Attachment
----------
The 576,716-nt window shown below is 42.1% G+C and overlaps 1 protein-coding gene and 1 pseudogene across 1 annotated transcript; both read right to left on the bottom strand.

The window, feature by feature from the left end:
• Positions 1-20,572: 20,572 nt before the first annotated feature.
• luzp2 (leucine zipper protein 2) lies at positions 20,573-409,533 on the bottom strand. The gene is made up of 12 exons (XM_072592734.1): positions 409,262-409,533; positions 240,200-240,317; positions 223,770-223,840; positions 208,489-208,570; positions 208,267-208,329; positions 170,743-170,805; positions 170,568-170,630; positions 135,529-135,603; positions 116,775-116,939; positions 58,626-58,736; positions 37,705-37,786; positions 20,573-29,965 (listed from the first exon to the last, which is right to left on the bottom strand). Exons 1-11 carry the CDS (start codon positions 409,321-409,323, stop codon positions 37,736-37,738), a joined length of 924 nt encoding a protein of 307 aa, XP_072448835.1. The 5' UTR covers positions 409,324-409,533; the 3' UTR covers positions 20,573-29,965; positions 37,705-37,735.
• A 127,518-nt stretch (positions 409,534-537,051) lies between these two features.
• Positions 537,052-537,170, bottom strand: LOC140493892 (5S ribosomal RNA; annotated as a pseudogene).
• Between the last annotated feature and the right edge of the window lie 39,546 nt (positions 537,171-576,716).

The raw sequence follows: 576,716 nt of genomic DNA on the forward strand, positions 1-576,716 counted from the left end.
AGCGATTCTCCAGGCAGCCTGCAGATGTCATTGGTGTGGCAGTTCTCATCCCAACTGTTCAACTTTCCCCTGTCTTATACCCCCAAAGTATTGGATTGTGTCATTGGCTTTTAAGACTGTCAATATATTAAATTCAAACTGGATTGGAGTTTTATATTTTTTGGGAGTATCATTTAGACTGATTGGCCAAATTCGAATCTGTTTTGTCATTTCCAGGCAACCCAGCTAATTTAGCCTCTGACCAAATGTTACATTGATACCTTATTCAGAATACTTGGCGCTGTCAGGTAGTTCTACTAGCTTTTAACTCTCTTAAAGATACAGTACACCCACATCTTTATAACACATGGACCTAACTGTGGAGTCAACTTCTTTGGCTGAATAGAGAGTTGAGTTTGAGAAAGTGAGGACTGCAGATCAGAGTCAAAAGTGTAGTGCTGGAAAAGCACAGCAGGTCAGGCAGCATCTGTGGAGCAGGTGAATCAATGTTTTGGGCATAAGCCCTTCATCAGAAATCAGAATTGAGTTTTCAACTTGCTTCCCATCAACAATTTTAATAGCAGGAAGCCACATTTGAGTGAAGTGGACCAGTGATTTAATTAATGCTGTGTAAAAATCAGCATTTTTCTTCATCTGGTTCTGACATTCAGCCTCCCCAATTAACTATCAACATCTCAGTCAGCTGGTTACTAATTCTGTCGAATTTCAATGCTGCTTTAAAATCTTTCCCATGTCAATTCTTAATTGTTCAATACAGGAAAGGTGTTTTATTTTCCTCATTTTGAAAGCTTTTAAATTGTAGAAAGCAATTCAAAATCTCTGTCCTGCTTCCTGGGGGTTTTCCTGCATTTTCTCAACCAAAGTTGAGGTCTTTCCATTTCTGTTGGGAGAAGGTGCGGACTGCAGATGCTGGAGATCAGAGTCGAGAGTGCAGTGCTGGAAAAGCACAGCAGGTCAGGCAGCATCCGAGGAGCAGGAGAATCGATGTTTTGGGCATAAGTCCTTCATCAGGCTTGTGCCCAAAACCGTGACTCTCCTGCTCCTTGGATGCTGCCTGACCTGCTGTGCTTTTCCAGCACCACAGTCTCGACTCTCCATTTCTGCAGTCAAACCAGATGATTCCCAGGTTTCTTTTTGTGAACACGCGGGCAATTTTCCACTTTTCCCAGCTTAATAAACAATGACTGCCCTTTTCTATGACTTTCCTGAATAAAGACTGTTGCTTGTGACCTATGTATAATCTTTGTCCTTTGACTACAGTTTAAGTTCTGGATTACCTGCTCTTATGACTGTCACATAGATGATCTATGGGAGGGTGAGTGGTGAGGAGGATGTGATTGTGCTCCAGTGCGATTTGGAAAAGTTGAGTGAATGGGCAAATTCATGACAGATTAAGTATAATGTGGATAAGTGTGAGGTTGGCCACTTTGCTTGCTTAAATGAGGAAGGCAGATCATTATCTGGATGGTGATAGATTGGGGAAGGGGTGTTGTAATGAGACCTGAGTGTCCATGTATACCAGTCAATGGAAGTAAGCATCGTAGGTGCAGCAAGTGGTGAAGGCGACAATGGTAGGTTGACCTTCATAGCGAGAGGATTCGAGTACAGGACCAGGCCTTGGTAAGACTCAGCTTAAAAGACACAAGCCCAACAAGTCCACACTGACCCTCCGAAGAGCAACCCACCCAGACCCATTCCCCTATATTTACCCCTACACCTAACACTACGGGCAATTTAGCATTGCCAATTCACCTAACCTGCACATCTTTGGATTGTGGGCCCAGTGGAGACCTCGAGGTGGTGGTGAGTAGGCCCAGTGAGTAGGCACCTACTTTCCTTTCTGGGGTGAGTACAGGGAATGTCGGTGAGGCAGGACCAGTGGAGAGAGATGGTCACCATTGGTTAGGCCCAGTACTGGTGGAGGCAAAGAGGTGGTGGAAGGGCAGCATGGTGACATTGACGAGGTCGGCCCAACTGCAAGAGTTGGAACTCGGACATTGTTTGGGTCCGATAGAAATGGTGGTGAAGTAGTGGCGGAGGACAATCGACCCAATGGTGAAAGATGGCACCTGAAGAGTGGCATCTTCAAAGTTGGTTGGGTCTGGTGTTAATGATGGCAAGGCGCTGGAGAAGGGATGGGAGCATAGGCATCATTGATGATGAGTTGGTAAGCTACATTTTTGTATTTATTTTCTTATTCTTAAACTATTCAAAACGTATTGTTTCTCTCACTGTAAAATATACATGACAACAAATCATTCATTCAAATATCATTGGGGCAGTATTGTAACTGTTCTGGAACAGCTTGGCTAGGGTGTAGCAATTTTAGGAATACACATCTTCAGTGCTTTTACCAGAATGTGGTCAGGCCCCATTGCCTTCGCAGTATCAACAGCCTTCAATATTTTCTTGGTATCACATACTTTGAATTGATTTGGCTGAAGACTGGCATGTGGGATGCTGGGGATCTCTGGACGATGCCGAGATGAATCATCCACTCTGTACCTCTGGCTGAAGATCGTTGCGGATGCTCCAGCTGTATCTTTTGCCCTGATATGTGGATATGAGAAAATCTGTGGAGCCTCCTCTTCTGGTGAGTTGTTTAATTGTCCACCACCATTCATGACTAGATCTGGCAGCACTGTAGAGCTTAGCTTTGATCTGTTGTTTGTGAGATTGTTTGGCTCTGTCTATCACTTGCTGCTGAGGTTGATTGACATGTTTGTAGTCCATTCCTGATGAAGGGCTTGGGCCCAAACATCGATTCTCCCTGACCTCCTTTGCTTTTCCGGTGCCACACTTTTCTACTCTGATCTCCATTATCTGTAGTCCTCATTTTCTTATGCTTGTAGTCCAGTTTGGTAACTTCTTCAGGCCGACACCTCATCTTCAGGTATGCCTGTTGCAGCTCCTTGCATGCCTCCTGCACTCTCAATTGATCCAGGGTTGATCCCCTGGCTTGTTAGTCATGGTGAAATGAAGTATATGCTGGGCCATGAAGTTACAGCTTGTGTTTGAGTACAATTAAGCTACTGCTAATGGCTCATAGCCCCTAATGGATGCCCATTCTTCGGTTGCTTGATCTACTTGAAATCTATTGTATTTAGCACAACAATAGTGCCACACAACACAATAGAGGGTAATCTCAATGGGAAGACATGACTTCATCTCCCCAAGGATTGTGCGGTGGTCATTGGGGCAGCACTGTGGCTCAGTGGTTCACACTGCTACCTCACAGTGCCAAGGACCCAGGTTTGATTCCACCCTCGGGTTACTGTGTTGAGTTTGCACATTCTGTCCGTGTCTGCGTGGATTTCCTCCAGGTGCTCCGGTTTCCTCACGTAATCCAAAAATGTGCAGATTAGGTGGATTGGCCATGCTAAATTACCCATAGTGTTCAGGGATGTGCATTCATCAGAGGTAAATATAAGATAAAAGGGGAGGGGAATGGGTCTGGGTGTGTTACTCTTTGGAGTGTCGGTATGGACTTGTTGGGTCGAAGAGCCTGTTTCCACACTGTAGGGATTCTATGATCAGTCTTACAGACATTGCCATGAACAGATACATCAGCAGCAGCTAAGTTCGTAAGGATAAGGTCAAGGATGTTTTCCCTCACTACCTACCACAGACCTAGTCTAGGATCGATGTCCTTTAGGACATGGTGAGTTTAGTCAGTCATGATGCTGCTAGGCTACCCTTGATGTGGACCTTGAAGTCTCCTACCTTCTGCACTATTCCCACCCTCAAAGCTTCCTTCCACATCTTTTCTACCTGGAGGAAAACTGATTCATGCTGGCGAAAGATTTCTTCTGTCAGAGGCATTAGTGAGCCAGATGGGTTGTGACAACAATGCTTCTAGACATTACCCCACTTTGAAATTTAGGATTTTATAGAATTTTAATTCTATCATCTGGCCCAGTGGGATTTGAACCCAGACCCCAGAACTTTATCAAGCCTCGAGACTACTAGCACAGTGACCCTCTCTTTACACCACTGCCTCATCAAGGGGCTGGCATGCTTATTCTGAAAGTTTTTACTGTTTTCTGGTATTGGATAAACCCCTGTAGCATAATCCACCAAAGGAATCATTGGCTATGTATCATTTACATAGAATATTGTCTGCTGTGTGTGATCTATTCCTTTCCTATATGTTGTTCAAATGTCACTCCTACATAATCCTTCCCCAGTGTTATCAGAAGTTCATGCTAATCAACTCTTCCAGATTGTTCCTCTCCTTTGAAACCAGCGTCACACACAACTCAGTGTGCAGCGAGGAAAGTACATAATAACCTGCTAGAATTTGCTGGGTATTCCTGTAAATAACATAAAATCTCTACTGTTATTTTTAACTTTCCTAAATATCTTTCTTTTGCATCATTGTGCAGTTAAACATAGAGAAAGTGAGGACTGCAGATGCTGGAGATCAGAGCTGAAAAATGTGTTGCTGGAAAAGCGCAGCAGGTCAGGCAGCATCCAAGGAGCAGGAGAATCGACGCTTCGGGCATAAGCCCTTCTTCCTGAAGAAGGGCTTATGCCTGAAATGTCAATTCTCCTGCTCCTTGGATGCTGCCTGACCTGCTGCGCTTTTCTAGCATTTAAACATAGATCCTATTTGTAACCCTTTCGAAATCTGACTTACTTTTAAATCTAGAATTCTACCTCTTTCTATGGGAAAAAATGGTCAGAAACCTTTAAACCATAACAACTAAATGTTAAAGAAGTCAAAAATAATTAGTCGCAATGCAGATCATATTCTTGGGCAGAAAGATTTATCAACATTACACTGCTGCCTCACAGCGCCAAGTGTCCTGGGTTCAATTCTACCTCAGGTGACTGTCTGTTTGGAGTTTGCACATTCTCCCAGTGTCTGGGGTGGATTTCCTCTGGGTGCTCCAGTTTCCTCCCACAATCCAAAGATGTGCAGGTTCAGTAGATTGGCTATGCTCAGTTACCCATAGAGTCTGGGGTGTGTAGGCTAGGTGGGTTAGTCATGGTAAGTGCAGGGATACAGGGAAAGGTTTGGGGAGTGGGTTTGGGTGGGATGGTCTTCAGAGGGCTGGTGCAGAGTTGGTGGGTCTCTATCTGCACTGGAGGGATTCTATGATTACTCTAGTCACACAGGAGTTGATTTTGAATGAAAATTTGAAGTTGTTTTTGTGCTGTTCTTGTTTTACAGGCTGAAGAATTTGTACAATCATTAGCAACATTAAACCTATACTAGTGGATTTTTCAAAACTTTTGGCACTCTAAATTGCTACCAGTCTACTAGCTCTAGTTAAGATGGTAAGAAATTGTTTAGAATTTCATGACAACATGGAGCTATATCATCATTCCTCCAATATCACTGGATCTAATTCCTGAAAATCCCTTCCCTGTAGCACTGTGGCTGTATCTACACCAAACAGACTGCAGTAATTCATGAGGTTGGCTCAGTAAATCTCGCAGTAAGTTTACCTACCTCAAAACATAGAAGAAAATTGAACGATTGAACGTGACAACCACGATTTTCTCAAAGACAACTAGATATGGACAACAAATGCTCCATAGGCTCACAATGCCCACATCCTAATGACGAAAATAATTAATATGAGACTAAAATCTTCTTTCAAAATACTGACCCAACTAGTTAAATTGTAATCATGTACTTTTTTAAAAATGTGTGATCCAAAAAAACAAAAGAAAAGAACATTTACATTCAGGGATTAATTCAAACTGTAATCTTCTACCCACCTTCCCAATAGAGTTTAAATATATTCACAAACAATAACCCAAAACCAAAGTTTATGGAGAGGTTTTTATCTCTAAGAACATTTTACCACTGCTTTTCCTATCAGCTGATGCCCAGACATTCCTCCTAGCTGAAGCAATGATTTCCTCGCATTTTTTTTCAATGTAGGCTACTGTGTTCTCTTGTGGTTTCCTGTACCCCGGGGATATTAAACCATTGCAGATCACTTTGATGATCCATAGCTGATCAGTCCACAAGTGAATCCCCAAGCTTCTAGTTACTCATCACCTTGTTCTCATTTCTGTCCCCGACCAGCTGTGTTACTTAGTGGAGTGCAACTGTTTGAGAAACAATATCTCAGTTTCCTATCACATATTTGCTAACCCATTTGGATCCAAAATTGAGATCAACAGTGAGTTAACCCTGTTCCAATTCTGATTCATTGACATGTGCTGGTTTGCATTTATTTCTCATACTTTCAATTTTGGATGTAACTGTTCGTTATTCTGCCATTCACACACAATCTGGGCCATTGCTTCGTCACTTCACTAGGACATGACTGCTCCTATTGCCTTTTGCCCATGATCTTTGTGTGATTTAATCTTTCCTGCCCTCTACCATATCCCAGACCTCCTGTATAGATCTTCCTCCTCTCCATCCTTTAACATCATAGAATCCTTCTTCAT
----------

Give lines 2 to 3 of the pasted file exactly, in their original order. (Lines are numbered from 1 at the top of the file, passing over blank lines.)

The window, feature by feature from the left end:
• Positions 1-20,572: 20,572 nt before the first annotated feature.